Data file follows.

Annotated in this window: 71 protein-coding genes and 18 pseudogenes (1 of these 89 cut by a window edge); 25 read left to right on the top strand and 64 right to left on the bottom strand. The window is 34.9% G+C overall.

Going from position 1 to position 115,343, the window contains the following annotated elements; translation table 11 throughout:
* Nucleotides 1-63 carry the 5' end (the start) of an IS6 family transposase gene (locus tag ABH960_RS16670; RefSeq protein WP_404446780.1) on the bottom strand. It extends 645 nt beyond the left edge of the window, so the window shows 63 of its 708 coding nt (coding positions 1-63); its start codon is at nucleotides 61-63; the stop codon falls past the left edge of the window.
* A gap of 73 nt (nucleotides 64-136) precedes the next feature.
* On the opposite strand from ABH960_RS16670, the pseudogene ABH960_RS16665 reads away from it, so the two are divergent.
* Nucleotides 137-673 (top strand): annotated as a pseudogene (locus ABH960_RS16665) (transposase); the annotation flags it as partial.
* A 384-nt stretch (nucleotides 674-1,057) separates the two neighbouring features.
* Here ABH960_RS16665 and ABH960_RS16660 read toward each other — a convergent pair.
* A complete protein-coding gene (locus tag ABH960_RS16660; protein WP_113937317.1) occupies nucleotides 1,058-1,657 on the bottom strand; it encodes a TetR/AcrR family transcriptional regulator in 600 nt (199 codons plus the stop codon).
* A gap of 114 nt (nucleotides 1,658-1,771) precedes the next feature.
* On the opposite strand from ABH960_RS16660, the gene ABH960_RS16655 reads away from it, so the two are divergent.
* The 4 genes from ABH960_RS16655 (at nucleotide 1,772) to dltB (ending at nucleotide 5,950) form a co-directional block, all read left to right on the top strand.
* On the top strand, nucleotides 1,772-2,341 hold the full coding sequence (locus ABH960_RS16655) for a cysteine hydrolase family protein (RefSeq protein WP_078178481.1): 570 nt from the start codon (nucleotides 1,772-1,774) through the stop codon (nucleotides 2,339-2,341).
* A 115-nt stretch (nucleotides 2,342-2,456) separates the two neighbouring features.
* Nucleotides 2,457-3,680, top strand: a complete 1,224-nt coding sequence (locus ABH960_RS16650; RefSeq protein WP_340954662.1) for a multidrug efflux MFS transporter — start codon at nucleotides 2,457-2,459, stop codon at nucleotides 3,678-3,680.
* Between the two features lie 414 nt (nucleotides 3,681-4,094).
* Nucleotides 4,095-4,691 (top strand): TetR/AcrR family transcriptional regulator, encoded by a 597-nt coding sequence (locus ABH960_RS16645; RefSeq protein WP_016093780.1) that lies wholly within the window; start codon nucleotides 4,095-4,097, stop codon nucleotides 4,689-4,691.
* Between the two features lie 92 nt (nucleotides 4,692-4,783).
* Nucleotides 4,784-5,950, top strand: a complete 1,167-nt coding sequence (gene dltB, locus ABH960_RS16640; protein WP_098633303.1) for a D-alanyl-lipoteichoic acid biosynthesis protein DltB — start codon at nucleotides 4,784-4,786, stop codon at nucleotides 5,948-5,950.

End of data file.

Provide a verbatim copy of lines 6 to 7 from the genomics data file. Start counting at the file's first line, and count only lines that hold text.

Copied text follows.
* Nucleotides 137-673 (top strand): annotated as a pseudogene (locus ABH960_RS16665) (transposase); the annotation flags it as partial.
* A 384-nt stretch (nucleotides 674-1,057) separates the two neighbouring features.